This was, of course, the year of the Iranian Revolution which deposed the Pahlavi dynasty and transformed Iran into an Islamic republic headed by Ayatollah Khomeini as its Supreme Leader. But whilst this Revolution became the enduring face of ‘radical’ Islam in the traditional Western media, another Islamic revolt during the same year has quietly disappeared under the historical radar. Because this same year, another Islamic monarchy was also under threat – Saudi Arabia. 

On 20 November, a former soldier of the Saudi National Guard, Juhayman al-Otaybi, and his followers laid siege to the Grand Mosque of Mecca with the aim of overthrowing the House of Saud. In addition to his anti-monarchical stance, al-Otaybi also condemned the Saudi religious class, the ulama, for colluding with the corrupt Saudi monarchy. The siege lasted two weeks but, unlike the Iranian revolution, failed and al-Otaybi was publicly executed in Mecca the following year. 

When juxtaposing the Iranian Revolution against the siege of Mecca, the line between terrorist and revolutionary becomes a bit murky. One leader who allegedly had no problem drawing this line was former UK Prime Minister Margaret Thatcher who, incidentally, came into power also in 1979. 

Thatcher is infamously attributed with labelling Nelson Mandela’s African National Congress a terrorist organisation. This is the same Nelson Mandela, joint winner of the 1993 Nobel Peace Prize (with FW de Klerk), who would go on to become the first president of post-apartheid South Africa in 1994, which was the year before…


This was the year that Israeli Prime Minister Yitzhak Rabin was assassinated. 

It was also the year of the Oklahoma City bombing (which claimed at least 168 lives and injured nearly 700 others), the Tokyo subway sarin attack (causing thirteen deaths, severely injuring fifty, and impairing more than 1,000 others), and the Srebrenica massacre (claiming more than 8,000 lives). 

What do all these tragedies have in common? They were acts of terrorism or genocide that were not caused by Muslims. Sorry (not sorry) for belabouring the point. 

For completeness, Rabin was assassinated by Yigal Amir (an Orthodox Mizrahi Jew), the Oklahoma bombing was masterminded and led by Timothy McVeigh (a Gulf War veteran and lapsed Roman Catholic), the Tokyo attack was masterminded by Shoko Asahara, founder of Aum Shinrikyo (a Japanese religious movement derived from Buddhism), and the Srebrenica massacre was masterminded by the Bosnian Serb convicted war criminal Ratko Mladić. 

But now that we’ve established that Muslims do not have a monopoly on terrorism and other acts of mass public violence, it is time to address the elephant in the room. This brings us to the year…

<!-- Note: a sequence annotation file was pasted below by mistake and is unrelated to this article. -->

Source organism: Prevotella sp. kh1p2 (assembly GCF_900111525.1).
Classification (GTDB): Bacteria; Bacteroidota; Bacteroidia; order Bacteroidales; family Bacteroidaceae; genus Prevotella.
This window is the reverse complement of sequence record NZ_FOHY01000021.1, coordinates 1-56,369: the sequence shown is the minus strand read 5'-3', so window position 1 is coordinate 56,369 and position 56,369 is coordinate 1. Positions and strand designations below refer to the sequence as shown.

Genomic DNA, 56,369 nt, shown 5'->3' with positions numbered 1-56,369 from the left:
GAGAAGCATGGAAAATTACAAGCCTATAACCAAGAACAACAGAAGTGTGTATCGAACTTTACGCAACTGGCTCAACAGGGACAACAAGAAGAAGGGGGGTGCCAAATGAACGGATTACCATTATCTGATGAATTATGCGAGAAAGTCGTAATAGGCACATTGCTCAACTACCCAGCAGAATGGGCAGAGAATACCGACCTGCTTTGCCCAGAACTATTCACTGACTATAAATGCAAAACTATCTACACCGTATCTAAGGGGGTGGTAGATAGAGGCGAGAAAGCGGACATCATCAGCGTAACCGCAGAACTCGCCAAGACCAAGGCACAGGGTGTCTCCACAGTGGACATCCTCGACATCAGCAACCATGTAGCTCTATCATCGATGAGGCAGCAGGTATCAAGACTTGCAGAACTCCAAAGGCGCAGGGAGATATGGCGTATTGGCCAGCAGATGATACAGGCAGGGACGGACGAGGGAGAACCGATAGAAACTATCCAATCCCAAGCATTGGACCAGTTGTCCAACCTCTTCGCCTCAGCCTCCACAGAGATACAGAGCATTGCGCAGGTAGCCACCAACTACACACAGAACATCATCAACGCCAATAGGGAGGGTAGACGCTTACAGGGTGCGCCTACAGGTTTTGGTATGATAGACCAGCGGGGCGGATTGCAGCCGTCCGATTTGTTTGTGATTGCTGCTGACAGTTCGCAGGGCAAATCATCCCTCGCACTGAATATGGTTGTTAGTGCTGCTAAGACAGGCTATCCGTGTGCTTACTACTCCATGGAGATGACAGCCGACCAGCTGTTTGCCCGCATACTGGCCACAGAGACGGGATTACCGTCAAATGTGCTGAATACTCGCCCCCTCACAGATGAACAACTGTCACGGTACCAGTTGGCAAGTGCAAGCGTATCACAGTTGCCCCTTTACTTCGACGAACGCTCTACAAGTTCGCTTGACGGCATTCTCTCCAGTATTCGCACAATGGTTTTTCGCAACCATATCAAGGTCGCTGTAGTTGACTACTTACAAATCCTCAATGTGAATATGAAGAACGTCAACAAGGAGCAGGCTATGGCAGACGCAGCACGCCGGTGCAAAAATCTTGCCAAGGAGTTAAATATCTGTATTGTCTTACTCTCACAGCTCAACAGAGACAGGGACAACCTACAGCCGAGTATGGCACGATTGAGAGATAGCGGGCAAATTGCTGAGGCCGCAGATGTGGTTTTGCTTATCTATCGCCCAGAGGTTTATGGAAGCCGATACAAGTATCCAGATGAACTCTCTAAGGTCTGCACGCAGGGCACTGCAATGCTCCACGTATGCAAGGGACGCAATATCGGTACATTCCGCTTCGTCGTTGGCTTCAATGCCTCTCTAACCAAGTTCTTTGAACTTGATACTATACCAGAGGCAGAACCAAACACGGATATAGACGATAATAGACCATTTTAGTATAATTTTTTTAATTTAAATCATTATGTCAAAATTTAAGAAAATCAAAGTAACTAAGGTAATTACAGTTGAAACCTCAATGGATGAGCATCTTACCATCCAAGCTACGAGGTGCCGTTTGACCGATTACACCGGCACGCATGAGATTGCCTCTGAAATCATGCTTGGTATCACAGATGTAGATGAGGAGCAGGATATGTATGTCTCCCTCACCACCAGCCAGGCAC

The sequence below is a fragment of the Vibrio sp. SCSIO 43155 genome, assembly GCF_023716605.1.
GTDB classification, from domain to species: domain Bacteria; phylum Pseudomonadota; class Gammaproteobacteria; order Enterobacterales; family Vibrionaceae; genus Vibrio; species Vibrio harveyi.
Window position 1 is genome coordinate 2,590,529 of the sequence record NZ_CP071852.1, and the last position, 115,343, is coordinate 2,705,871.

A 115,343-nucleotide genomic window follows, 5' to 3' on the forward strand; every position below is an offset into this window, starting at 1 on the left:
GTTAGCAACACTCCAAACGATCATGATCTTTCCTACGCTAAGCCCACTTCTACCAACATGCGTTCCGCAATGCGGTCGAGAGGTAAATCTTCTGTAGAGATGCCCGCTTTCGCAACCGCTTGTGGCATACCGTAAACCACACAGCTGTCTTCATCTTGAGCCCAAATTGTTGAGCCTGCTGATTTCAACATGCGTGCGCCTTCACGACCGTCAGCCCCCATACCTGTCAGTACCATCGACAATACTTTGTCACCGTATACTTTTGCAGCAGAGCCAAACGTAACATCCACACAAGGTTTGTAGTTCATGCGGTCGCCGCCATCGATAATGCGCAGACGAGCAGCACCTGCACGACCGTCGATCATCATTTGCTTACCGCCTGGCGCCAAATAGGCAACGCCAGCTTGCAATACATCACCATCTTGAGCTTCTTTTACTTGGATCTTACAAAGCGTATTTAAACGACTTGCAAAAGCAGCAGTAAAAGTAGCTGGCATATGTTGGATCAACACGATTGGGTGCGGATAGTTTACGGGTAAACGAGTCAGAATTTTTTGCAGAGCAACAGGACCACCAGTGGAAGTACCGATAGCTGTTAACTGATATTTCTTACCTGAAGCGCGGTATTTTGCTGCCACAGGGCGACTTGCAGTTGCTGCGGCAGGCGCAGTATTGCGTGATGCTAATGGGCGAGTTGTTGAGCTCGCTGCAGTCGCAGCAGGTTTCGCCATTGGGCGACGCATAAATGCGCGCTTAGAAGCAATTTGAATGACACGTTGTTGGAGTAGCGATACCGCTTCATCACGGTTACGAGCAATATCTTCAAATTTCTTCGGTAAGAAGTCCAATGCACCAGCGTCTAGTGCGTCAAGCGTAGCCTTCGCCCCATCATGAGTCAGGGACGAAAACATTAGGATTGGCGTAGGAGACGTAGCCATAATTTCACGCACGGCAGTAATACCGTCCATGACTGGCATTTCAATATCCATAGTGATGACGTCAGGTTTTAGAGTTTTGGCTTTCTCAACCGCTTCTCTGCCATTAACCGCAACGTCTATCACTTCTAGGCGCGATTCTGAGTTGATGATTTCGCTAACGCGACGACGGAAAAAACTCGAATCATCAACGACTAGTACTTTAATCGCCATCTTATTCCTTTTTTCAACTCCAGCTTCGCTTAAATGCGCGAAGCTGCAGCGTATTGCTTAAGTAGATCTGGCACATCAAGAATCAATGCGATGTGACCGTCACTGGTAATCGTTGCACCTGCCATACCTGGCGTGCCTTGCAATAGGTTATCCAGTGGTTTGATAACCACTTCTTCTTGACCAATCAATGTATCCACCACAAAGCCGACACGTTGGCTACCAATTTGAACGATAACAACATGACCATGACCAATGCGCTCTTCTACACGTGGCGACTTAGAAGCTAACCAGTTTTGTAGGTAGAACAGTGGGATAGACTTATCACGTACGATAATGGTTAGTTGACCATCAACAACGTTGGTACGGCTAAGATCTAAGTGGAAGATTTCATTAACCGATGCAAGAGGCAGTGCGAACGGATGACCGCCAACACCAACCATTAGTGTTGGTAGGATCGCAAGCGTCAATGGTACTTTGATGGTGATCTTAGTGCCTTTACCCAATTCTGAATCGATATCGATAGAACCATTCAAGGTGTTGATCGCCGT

This year was bookended by horrific acts of terrorism that both happened in Paris, France. In January, two Islamist gunmen broke into the headquarters of the satirical weekly Charlie Hebdo, killing twelve people. In November, a fortnight before the historic UN climate change negotiations in the city, COP21, a series of coordinated Islamist terrorist attacks targeted different locations in Paris. The highest death toll occurred at Bataclan nightclub, which claimed at least 90 lives. Similar attacks happened the day before in Lebanon. 

But while Je suis Charlie became a political slogan for secular liberals, yet another startling development escaped the attention of traditional Western commentators, especially in the UK – probably because it was a shameful aspect of British history. 

After the Slavery Abolition Act of 1833, the British government agreed to pay £20 million in compensation – not to the people who were formerly enslaved but to 46,000 slave owners. And it was in 2015 that British taxpayers finally finished ‘paying off’ this debt which, according to the Bank of England’s inflation calculator, would have been the equivalent of £2 billion in 2015.

Is it the fact that it took 182 years for the British state to give out reparations to these former slavers that is so galling? Or is it that, knowing this to be a fact, ex-colonial powers such as the UK still refuse to fork out even minimum amounts of aid for – not to mention cancel the ‘debts’ of – formerly colonised peoples around the world?

We don’t have the answers. We’d rather end with an example that complicates our attempt to tell a singular story of history. And this brings us to the year…


This was the year that, shortly after midnight on 13 August, post-war Berlin was divided between the West and the Soviet-controlled East. 

This was also the year which launched the civil disobedience of the Freedom Riders – civil rights activists who rode interstate buses into the segregated South in the US. They were violently attacked by white mobs, including the Ku Klux Klan, often with the tacit approval of the police. Many were also arrested. 

In 1961, South Africa became a republic and withdrew from the Commonwealth because of objections from other member states towards its policy of apartheid. 

And this was also the year in which Queen Elizabeth II famously danced with Kwame Nkrumah, the first president and prime minister of Ghana. The Netflix series, The Crown, portrayed this incident as having major global implications, suggesting that the dance was instrumental in keeping Ghana within the grip of British control. Historians have argued that this is unlikely and that the truth is not so simple. 

More plausible, however, is the idea that the Queen did care about the future of the Commonwealth, and that her embrace of an African leader on the dance floor was her personal way of giving the royal middle finger to the apartheid regime of South Africa.